Zynga set to leave the Mothership. Can it survive on its own?

I had constantly gotten invitations on Facebook for those online social games such as Farmville, Cityville, and Mafia Wars. I’m not really into the social gaming scene so I eventually had to block those applications. So I never really paid much attention to them and had never really learned about Zynga and the influence of its games until about a year ago when I read an article in the Canadian Business magazine. Zynga, the power source behind the massively popular games, is all set to create a firm footing of its own rather than depending on social media giant, Facebook, for its 200 million unique monthly players, as is reported in a news article by BBC News.

  Well, for those of you who aren’t in the know as I wasn’t, let me explain: Facebook users have access to a large number of addictive online games accessible through their Facebook profiles. What makes many of these games different from those you play on Addicting Games is that they have a huge number of users playing with/against each other, kind of like World of Warcraft, I suppose. So I’ve stated a lot of facts and used a lot of words… but what does all this mean for Zynga, its users, and most importantly, stakeholders? The way I see it, there are two final outcomes contingent mainly on one variable – the variable being the Zynga user’s behaviour:


1. The migration is a success: Assuming that Zynga’s games command a strong enough following, enough users will frequent the new, independent Zynga platform in order to play the games they love so much. This is great for Zynga as it attracts a large number of players to its website, where it does not have to pay a fee to Facebook for using the social network’s platform, thus, widening its profit margin – shareholders of ZNGA grin in satisfaction.QUESTION: what happens when you get a bunch of people with similar interests interacting and responding to each other? Social network, anyone? CNN already reports that Zynga.com is “an independent game-focused social network that will allow users to play games like CityVille, CastleVille, and Hidden Chronicles outside of Facebook.” And voila! Zynga is a social network in its own right! Now, lets assume that out of 200 million, Zynga gets, say, up to 100 million users to “migrate” to Zynga.com to consume their share of its games. What does that mean? That means that Facebook has 100 million individuals spending less time on its website! That means that Facebook’s advertisements are less effective as there is a smaller audience – which means that Facebook’s revenue drops – which means that Facebook will have to find another way to keep their stakeholders happy (more so if they issue their IPO by then) – which means that they will likely raise their fees for users who still play Zynga games on Facebook. So, Zynga’s profit margin’s shrinking down again. If Facebook doesn’t increase Zynga’s fees, it may continue to host Zynga, but instead choose to promote other games to discourage Zynga use. Zynga may then have to resort to a major promotion strategy, but even if they don’t the lack of people playing Zynga games will probably flatline their usage and, thus, their stock.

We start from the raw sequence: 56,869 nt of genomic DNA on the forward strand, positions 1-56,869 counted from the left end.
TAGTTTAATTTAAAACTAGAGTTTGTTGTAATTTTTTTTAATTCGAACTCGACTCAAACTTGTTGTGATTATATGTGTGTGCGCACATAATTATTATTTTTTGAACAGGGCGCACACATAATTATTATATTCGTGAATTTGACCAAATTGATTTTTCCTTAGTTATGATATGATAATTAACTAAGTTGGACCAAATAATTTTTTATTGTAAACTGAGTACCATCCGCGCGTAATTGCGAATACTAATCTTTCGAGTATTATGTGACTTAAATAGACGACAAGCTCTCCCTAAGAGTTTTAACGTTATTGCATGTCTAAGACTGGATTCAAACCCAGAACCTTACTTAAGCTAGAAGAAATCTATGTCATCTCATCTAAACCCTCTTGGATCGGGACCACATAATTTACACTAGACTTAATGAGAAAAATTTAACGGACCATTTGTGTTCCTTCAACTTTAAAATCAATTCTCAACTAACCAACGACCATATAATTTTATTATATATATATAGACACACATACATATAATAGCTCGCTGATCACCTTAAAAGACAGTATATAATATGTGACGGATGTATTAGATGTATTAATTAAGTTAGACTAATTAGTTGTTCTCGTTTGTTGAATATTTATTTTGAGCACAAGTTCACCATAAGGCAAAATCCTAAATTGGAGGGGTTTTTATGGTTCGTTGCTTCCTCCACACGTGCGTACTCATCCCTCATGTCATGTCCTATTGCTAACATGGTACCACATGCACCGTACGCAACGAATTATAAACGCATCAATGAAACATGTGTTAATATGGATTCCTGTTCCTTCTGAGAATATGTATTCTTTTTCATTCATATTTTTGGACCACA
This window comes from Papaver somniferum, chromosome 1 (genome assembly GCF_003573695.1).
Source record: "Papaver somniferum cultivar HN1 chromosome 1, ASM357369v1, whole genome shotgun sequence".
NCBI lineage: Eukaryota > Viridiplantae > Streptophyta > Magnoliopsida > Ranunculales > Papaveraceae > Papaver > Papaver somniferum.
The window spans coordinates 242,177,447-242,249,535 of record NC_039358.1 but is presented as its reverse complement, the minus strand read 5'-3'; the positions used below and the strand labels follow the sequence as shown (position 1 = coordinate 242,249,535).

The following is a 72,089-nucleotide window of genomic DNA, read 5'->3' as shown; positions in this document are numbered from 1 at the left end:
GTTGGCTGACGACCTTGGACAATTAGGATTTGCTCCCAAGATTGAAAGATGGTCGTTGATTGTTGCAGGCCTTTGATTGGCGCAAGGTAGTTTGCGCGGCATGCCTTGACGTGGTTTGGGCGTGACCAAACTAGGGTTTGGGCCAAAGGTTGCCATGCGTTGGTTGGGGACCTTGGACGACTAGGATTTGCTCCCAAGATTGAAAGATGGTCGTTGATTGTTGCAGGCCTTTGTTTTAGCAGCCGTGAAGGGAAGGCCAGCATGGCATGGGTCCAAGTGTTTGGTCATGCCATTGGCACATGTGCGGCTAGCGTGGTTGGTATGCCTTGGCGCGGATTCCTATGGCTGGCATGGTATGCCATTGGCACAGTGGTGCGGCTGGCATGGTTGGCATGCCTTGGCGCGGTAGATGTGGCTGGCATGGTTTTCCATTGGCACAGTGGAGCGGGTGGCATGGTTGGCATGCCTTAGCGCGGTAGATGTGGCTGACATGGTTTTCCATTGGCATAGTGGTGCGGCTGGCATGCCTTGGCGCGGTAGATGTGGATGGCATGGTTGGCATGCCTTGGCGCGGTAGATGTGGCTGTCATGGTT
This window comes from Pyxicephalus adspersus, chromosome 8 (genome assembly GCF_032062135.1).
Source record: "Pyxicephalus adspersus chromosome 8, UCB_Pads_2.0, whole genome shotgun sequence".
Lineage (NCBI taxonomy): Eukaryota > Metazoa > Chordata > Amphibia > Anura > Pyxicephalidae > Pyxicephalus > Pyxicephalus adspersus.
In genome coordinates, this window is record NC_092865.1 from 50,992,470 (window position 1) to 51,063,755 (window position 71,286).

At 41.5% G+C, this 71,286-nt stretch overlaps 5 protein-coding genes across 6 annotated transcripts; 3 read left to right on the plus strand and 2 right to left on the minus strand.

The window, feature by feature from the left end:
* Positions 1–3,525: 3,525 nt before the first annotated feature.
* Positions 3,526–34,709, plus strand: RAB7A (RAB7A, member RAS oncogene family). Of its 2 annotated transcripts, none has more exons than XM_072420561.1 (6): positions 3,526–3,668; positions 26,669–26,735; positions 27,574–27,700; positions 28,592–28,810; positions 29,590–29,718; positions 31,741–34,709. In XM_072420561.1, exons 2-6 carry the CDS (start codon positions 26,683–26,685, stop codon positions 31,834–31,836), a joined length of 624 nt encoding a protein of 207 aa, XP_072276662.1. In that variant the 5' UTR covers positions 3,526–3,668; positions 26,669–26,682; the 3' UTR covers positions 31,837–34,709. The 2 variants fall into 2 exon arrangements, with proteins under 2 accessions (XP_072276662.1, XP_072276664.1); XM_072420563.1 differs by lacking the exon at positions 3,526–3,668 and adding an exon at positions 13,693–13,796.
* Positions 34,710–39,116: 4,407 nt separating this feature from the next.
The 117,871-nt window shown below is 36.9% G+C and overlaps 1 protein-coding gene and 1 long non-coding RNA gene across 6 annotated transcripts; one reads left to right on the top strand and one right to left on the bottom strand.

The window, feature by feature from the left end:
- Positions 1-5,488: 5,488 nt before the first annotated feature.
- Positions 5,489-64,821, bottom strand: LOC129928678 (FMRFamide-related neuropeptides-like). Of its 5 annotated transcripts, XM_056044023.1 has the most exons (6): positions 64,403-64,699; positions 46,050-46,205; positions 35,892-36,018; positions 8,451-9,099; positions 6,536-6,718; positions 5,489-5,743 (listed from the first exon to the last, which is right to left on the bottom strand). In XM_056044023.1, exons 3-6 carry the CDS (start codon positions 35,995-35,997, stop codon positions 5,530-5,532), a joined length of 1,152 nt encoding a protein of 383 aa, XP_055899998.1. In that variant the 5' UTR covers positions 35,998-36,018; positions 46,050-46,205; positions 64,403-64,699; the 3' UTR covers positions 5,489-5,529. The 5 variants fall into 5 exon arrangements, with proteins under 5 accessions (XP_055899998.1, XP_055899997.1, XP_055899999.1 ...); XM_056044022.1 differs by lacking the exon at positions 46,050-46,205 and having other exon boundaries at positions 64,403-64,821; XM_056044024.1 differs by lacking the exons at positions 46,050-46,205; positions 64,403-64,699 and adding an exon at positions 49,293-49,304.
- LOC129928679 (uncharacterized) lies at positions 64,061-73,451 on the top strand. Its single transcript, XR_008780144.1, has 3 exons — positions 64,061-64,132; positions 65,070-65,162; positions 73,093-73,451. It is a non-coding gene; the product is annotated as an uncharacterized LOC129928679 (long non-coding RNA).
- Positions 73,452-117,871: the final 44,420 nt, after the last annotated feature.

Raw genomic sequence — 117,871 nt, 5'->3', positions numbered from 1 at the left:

Ultimately, it’s very possible that the increase in revenue for Zynga may be very momentary and that its earnings may likely normalize or erode in the longer run.


2. The migration is NOT a success: This is the more simplistic scenario of the two. A key point to remember is that Zynga has 200 million unique monthly users. Where did they get these 200 million users from? You guessed it – Facebook. Now that we have understood that, the next question to ask is “why?” – Why did Zynga gather a following of 200 million? The answer I can see standing plainly in front of me smiling is: Because it was simply convenient for the Facebook user to play Zynga games while continuing their regular socializing. If this is true (and I can’t guarantee it is), then that means that the common Zynga users will either find other ways to entertain themselves or simply avoid playing games while on Facebook. It is a widely accepted fact that Facebook is the website on which the average internet user spends most of their online time. Should that rule still hold, we might have a much larger number of people simply spending time doing something else. There likely are those hardcore gamers out there, I’m sure. So let’s take about 25 million of them globally and say that they will be the archetypal users that Zynga is looking for. Based on stats found online, about 30% of Zynga’s users live in North America, about 17% live in South Asia, and the rest are scattered globally in small pockets. Therefore, I could realistically expect about 7-9 million users (30-35% of the expected 25 million) being online simultaneously. Furthermore, the users will get a game-centric social networking experience. Does that create enough of an incentive to spend as much time on Zynga.com? I’m not so optimistic about that.